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Matthew Aaron Reilly; Finite Element Analysis of Oxidative Stress-Induced Changes in the Mechanical Properties of the Lens. Invest. Ophthalmol. Vis. Sci. 2015;56(7 ):3567.
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© ARVO (1962-2015); The Authors (2016-present)
Age-related changes in lens mechanical properties have been implicated in the pathogenesis of presbyopia. Damage due to oxidative stress has been implicated in the pathogenesis of age-related nuclear cataract. The present study simulates the accumulation of oxidative damage to the lens with age and how this may result in age-related stiffening of the lens.
A mechanochemical finite element model of the human lens was constructed to simulate the effects of lens transport and biochemical reactions within the lens. Transport and regeneration of glutathione were simulated modeled. Denaturation and crosslinking of crystallins were also modeled. A constitutive model was developed relating crosslink density to elastic modulus. The model was used to simulate the effects of 60 years of aging on the lens’ modulus.
The modulus at the center of the lens increased slowly until age 35 after which it increased rapidly (Fig. 1). The modulus near the surface remained relatively constant throughout life.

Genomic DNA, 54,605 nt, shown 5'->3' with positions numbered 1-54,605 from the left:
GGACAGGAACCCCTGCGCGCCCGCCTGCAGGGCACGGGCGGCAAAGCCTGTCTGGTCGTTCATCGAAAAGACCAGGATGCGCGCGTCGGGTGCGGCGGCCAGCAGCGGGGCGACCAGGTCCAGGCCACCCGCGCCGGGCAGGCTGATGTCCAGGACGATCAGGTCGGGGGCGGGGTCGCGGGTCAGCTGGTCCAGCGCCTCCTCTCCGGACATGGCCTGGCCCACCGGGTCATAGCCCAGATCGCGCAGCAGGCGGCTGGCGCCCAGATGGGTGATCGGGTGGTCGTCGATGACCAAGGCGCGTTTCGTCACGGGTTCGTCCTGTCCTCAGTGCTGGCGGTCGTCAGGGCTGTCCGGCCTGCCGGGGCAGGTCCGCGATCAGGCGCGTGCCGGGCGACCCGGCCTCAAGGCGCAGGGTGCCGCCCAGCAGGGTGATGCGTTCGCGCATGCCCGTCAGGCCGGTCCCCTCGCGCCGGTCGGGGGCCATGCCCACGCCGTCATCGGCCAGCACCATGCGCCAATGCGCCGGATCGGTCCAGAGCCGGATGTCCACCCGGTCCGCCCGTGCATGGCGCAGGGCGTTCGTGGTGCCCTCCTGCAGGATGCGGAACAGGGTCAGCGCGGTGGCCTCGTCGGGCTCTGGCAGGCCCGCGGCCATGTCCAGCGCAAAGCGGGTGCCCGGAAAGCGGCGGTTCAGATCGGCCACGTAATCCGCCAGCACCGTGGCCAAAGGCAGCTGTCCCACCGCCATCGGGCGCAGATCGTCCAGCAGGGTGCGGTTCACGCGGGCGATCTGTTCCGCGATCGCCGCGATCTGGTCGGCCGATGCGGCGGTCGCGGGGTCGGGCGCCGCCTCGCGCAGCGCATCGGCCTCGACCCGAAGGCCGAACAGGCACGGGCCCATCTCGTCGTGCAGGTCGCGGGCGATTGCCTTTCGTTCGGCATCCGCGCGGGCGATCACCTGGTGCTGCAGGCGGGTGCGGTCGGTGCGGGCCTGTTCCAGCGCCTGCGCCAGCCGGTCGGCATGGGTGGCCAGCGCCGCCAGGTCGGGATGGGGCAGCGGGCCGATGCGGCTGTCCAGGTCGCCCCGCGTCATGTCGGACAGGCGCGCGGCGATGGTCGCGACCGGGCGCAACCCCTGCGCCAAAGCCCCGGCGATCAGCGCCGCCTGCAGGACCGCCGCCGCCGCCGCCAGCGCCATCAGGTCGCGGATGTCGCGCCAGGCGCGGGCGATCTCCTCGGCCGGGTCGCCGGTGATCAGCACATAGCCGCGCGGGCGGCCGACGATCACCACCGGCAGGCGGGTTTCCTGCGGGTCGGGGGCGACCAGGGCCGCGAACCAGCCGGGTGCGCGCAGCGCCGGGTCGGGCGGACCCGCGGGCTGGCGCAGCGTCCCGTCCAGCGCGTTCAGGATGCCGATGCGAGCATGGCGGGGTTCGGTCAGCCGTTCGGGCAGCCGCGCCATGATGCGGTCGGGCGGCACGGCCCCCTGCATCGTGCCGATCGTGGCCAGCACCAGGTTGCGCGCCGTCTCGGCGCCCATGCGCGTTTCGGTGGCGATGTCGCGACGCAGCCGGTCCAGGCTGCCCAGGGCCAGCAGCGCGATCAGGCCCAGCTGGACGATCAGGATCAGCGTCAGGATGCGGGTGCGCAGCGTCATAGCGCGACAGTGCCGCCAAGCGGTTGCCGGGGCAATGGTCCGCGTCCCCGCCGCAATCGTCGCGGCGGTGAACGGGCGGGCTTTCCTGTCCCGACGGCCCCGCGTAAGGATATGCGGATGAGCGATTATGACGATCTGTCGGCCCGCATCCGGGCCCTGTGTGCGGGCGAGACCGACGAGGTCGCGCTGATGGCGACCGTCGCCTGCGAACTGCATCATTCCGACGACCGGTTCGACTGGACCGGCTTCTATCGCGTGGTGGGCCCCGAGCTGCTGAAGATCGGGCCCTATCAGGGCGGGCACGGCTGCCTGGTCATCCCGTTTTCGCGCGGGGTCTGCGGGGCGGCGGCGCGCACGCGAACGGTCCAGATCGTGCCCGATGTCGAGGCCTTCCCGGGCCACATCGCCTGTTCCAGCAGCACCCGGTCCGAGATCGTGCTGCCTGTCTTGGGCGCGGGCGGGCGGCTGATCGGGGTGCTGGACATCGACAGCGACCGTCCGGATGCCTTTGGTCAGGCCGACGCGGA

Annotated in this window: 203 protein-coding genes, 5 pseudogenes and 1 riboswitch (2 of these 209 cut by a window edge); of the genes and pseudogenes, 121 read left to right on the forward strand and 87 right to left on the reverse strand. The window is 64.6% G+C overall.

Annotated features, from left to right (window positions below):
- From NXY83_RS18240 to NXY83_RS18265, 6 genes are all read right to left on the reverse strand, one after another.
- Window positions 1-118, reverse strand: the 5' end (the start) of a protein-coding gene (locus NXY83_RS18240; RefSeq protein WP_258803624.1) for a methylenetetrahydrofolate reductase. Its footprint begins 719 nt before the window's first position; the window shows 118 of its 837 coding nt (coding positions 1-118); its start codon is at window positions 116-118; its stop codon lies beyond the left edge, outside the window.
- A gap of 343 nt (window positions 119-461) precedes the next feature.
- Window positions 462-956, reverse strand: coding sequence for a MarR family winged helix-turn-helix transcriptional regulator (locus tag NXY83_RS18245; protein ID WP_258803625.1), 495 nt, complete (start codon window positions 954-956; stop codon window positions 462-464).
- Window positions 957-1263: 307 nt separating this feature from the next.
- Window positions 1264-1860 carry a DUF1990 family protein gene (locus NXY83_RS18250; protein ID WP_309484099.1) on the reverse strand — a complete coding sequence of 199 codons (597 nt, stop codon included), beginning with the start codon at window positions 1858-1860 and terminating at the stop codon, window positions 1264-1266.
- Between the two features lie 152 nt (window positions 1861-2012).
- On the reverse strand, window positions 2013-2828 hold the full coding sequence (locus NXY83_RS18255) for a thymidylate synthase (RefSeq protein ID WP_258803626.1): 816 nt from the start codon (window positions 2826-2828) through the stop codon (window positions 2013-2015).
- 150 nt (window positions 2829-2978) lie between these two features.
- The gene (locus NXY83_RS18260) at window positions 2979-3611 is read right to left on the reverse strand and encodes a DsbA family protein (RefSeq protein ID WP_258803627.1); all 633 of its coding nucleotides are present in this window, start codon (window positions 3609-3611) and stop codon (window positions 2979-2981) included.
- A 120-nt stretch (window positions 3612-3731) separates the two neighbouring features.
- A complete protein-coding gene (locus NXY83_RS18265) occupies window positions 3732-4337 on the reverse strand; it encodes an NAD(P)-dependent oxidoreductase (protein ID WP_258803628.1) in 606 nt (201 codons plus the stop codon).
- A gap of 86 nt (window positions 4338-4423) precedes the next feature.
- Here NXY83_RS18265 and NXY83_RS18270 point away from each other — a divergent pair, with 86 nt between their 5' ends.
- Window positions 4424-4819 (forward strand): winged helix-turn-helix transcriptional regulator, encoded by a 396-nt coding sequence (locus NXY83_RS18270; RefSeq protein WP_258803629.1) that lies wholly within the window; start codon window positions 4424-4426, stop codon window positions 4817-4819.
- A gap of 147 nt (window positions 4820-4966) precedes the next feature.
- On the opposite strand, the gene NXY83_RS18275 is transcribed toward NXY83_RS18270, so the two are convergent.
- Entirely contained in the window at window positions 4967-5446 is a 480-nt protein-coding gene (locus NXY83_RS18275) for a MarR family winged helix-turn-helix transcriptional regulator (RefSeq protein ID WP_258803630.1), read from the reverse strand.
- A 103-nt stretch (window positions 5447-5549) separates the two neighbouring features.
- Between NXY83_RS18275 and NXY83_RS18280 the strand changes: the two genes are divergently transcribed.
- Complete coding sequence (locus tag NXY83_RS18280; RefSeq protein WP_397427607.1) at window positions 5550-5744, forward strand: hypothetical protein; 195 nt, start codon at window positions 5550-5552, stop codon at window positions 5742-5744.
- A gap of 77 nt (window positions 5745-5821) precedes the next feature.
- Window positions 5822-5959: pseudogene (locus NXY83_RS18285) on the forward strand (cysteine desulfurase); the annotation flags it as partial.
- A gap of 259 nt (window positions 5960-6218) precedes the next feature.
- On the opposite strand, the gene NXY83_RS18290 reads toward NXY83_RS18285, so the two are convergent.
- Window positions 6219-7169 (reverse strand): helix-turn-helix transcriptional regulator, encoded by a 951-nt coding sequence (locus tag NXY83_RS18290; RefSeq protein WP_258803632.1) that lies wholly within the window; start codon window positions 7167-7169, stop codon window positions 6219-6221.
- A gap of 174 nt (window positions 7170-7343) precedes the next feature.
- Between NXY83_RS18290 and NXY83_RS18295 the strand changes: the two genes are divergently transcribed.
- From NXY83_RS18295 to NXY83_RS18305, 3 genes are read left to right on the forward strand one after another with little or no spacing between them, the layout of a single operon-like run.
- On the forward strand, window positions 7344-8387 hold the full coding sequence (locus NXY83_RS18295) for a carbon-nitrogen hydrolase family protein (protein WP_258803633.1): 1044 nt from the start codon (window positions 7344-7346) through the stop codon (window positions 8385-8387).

The predictions of this model are in qualitative agreement with the elastic modulus distribution data of Wilde et al. (Exp. Eye Res. 97:36-48, 2012), suggesting that the change in lens properties could be due to oxidative crosslinking. The slow change in modulus with age in the young lens’ nucleus may be due to the relative abundance of native crystallins which are protected from crosslinking. The accumulation of denatured crystallins with age gives rise to an age-related exponential increase in the elastic modulus within the nucleus. Adding additional antioxidants (e.g. ascorbate) and steps to the crystalline denaturation pathway to the model further delays the onset of rapid lens stiffening in the model. Each of these effectively buffer against oxidative stress, thereby shifting the elbow in the curve further to the right on the aging axis.
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